Rationale

Violence occurs in one out of four families in the United States. Young people are confronted with the threat and the stark reality of violence in their schools, on their streets, and all too often, in their homes. Violence is a manifestation of other, equally disturbing problems among children, youth and families, among them, the increasing number of out-of-wedlock and teen births.

The secrecy, shame and stigma often associated with victimization make it difficult to identify individuals imminently at risk and provide the necessary support, counseling, education and referral. This underscores the need to address these issues in a direct and practical manner for all young people. Programs and services should convey that violence and victimization are not acceptable or permissible and promote personal skill development in refusal, coping and assertiveness. Young women need to feel confident in their ability to both resolve conflicts and to protect themselves.

Parent education and family support programs offer services in local communities that strengthen families to help parents better nuture and support their children, and prevent family violence, substance abuse and teen pregnancy. A range of violence prevention plans-in schools, on the streets to and from school, in individual neighborhoods-are necessary to protect children and youth. Positive youth activities after school, on weekends and during the summer provide safe, structured alternatives to the streets, and to a variety of risk-associated behaviors.

Violence prevention efforts must be the work of the total community-education, health, business, human services, clergy. If the community does not value, protect, care for and include its children, neglect and alienation may drive them to seek out acceptance and affiliation in counterproductive ways, such as joining gangs, initiating sexual behavior at an early age, or even becoming sexually promiscuous.

Domestic Violence

The primary cause of injury to women is partner battery. In the United States, a woman is beaten by her husband or boyfriend every 18 seconds. One in four teenage girls becomes involved in a physically or sexually abusive relationship. The best prevention is education, promoting recognition of the stages in the "cycle of violence" -honeymoon to tension to explosion.

Physical Abuse

Many pregnant teenagers have histories of physical abuse. Studies have shown that children who have been physically assaulted are at higher risk of developing aggressive behavior. As parents, people with a history of maltreatment are six times more likely than the general population to abuse their own children- a manifestation of the generational "cycle of violence." Educating teens offers hope for those in abusive families that they can "break the cycle."

 

 

Dating Violence

Very often, young people in dating relationships demonstrate controlling and manipulative behaviors. This may indicate serious and potentially dangerous problems for both young people in the relationship. At the least, their academic progress and success in school will be compromised. At the worst, the situation could be lethal.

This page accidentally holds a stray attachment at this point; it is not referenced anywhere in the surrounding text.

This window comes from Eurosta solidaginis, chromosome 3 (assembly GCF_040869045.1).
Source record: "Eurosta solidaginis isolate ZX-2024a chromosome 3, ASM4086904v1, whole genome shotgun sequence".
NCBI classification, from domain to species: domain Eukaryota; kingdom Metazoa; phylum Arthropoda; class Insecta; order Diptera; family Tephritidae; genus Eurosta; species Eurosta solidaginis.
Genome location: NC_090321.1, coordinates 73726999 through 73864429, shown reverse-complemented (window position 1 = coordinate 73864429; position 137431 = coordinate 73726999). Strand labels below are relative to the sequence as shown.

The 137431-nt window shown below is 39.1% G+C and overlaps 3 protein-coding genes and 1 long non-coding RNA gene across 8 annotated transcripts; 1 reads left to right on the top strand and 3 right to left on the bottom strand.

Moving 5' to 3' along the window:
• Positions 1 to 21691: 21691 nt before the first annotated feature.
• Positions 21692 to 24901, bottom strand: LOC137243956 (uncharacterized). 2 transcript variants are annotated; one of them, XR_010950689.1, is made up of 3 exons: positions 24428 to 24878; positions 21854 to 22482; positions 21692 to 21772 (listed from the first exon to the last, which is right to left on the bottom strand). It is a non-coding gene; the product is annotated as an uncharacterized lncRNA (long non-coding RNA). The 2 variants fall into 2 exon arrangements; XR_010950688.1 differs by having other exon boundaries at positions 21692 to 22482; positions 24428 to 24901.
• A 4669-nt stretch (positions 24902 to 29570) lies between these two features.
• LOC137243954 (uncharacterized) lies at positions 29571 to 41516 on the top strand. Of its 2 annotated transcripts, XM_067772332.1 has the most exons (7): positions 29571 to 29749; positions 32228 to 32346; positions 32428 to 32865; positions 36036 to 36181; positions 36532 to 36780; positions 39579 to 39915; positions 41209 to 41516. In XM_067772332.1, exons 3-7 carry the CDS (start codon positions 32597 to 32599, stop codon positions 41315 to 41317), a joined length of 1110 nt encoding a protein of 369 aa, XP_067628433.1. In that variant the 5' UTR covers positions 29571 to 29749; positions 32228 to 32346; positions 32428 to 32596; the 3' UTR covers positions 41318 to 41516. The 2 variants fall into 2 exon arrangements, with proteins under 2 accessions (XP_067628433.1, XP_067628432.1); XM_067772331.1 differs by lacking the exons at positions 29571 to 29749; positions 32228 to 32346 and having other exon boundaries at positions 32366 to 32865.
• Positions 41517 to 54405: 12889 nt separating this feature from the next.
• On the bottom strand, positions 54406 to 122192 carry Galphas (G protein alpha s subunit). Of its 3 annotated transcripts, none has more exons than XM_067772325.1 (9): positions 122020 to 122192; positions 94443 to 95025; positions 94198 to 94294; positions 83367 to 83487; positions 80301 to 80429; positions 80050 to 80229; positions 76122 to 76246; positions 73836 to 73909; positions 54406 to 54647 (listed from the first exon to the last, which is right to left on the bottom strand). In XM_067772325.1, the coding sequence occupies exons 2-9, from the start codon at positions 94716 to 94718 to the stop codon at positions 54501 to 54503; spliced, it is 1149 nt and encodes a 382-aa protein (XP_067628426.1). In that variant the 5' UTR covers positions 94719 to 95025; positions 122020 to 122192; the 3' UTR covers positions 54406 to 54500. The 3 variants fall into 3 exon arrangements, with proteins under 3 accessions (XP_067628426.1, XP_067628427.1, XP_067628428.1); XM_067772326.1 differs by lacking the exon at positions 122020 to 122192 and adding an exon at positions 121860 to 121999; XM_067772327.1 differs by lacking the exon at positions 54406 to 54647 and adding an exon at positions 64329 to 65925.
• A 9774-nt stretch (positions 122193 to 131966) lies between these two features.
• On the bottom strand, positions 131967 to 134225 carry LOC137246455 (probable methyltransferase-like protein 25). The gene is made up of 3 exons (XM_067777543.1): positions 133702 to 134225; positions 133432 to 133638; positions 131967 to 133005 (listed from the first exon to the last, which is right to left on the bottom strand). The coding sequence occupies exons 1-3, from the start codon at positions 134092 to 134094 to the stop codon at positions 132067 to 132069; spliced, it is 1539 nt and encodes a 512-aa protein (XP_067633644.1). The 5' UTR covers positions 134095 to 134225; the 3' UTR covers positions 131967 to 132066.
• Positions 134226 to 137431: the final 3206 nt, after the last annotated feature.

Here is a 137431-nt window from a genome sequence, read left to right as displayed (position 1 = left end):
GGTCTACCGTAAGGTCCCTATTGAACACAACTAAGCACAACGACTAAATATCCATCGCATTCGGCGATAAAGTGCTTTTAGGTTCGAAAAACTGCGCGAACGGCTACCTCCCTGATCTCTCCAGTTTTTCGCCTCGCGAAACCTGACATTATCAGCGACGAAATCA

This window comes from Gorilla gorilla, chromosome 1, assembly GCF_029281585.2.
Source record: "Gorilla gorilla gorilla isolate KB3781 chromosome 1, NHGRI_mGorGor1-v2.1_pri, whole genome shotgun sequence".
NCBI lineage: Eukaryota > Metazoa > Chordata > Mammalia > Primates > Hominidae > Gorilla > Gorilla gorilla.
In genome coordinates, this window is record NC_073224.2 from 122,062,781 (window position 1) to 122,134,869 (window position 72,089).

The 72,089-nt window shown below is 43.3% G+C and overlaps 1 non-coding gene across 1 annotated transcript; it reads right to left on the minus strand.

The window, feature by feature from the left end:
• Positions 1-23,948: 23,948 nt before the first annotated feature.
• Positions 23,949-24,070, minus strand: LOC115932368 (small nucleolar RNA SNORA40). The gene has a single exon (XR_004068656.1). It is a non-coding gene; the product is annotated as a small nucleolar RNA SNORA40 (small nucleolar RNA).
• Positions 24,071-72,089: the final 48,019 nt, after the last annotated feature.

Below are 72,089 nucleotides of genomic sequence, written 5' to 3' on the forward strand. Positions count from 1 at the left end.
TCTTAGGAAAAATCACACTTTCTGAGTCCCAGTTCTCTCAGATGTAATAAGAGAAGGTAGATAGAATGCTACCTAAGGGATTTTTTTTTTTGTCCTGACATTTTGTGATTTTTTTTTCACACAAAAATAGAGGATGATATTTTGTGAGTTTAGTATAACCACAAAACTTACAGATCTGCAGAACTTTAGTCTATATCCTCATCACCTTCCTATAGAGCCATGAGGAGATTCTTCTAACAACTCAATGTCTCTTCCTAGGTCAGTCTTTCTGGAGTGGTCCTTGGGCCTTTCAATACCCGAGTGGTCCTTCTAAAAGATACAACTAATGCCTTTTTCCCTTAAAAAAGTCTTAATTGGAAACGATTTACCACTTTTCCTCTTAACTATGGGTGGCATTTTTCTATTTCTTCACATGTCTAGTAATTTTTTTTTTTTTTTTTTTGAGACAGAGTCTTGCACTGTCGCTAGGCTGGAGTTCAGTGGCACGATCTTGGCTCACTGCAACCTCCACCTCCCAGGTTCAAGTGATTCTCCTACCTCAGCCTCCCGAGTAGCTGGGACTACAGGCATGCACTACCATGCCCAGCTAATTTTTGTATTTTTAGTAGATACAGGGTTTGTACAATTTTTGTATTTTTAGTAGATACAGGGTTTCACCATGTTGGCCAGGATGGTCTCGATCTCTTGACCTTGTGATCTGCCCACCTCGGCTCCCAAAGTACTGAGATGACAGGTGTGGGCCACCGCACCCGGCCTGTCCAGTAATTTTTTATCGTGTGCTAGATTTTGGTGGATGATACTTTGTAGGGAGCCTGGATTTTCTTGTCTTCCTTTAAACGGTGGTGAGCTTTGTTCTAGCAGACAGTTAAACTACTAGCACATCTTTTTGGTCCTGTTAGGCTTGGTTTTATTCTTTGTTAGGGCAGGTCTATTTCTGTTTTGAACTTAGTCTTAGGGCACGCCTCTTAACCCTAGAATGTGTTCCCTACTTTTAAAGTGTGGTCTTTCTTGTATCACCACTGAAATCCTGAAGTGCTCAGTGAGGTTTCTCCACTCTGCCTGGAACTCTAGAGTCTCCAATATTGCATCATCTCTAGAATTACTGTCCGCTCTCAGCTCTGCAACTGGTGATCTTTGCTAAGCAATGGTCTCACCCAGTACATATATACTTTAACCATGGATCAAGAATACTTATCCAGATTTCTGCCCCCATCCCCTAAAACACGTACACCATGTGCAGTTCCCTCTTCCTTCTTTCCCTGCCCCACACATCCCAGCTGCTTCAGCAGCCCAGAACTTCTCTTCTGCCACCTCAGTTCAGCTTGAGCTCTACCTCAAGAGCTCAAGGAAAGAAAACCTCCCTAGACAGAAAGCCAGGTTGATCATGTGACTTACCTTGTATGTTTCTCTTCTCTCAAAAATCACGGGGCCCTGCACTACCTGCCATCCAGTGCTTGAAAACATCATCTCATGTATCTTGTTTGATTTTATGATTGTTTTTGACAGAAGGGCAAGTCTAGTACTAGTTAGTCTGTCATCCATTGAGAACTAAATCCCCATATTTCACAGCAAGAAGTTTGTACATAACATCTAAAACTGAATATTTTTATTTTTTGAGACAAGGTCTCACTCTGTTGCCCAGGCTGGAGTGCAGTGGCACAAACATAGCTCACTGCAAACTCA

Almost 60 percent of students involved in dating violence come from violent families. Stress, alcohol and other drug abuse, social and age inequality between teen partners, dating frequency, low family incomes and poor interpersonal communication skills are other risk factors identified in abusive relationships. Nonconsensual sexual intercourse between people who are acquainted with each other or are dating is the most common type of rape, accounting for 70 to 80 percent of rape crisis center contacts. Acquaintance rape involves the use of physical force, emotional bargaining, blackmail or mind games to force sexual intercourse.

Sexual Abuse

Approximately one in four girls and one in six boys are sexually assaulted before the age of 18. Studies of pregnant adolescents indicate an even higher rate of sexual victimization with as many as half to two-thirds reporting sexual abuse histories. Sexual abuse survivors are more likely to participate in activities that increase their risk of unintended pregnancy. Not surprisingly, they often begin voluntary sexual relationships earlier and have sex more often. Thus, they are more likely to become pregnant before age 18 than are their non-abused peers.

Some teens intentionally become pregnant to escape abuse. Pregnant teens are often described as having low self-efficacy and self-esteem, as well as feelings of powerlessness and alienation. These risk factors overlap with those for child sexual abuse, as well as other forms of victimization. It seems that sexual victimization eradicates the very skills needed to make appropriate decisions and take action to prevent negative sexual outcomes. This is an important consideration in planning programs and services for the teenage population.

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Katie Stauffer
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